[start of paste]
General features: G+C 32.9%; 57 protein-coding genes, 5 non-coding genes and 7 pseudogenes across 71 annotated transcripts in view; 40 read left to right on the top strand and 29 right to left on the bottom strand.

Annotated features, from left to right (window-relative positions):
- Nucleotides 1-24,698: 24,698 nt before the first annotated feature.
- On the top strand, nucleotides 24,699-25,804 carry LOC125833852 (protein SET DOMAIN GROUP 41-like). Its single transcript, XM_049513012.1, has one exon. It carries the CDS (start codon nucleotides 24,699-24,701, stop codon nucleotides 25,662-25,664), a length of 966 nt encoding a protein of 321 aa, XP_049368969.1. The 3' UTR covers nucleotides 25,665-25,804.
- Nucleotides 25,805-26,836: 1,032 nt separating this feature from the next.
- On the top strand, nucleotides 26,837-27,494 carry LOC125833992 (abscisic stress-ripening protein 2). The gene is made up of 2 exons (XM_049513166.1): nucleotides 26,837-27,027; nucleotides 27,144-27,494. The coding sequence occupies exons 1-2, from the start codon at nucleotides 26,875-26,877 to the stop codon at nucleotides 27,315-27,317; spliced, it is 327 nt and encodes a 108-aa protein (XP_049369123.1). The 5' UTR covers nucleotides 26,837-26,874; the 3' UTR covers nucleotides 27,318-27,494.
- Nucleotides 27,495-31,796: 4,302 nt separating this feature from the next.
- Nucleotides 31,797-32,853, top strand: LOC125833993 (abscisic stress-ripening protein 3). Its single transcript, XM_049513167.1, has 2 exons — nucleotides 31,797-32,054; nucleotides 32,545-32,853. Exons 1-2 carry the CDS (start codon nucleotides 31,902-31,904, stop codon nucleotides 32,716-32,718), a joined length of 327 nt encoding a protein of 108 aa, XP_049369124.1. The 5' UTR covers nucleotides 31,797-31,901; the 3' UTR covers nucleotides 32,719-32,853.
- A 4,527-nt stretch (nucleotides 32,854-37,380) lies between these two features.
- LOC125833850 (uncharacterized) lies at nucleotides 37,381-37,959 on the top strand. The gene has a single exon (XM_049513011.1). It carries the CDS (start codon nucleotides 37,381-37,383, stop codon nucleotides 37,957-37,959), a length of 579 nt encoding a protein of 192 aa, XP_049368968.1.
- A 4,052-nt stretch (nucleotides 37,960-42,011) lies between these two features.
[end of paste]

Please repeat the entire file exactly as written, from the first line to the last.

General features: G+C 32.9%; 57 protein-coding genes, 5 non-coding genes and 7 pseudogenes across 71 annotated transcripts in view; 40 read left to right on the top strand and 29 right to left on the bottom strand.

Annotated features, from left to right (window-relative positions):
- Nucleotides 1-24,698: 24,698 nt before the first annotated feature.
- On the top strand, nucleotides 24,699-25,804 carry LOC125833852 (protein SET DOMAIN GROUP 41-like). Its single transcript, XM_049513012.1, has one exon. It carries the CDS (start codon nucleotides 24,699-24,701, stop codon nucleotides 25,662-25,664), a length of 966 nt encoding a protein of 321 aa, XP_049368969.1. The 3' UTR covers nucleotides 25,665-25,804.
- Nucleotides 25,805-26,836: 1,032 nt separating this feature from the next.
- On the top strand, nucleotides 26,837-27,494 carry LOC125833992 (abscisic stress-ripening protein 2). The gene is made up of 2 exons (XM_049513166.1): nucleotides 26,837-27,027; nucleotides 27,144-27,494. The coding sequence occupies exons 1-2, from the start codon at nucleotides 26,875-26,877 to the stop codon at nucleotides 27,315-27,317; spliced, it is 327 nt and encodes a 108-aa protein (XP_049369123.1). The 5' UTR covers nucleotides 26,837-26,874; the 3' UTR covers nucleotides 27,318-27,494.
- Nucleotides 27,495-31,796: 4,302 nt separating this feature from the next.
- Nucleotides 31,797-32,853, top strand: LOC125833993 (abscisic stress-ripening protein 3). Its single transcript, XM_049513167.1, has 2 exons — nucleotides 31,797-32,054; nucleotides 32,545-32,853. Exons 1-2 carry the CDS (start codon nucleotides 31,902-31,904, stop codon nucleotides 32,716-32,718), a joined length of 327 nt encoding a protein of 108 aa, XP_049369124.1. The 5' UTR covers nucleotides 31,797-31,901; the 3' UTR covers nucleotides 32,719-32,853.
- A 4,527-nt stretch (nucleotides 32,854-37,380) lies between these two features.
- LOC125833850 (uncharacterized) lies at nucleotides 37,381-37,959 on the top strand. The gene has a single exon (XM_049513011.1). It carries the CDS (start codon nucleotides 37,381-37,383, stop codon nucleotides 37,957-37,959), a length of 579 nt encoding a protein of 192 aa, XP_049368968.1.
- A 4,052-nt stretch (nucleotides 37,960-42,011) lies between these two features.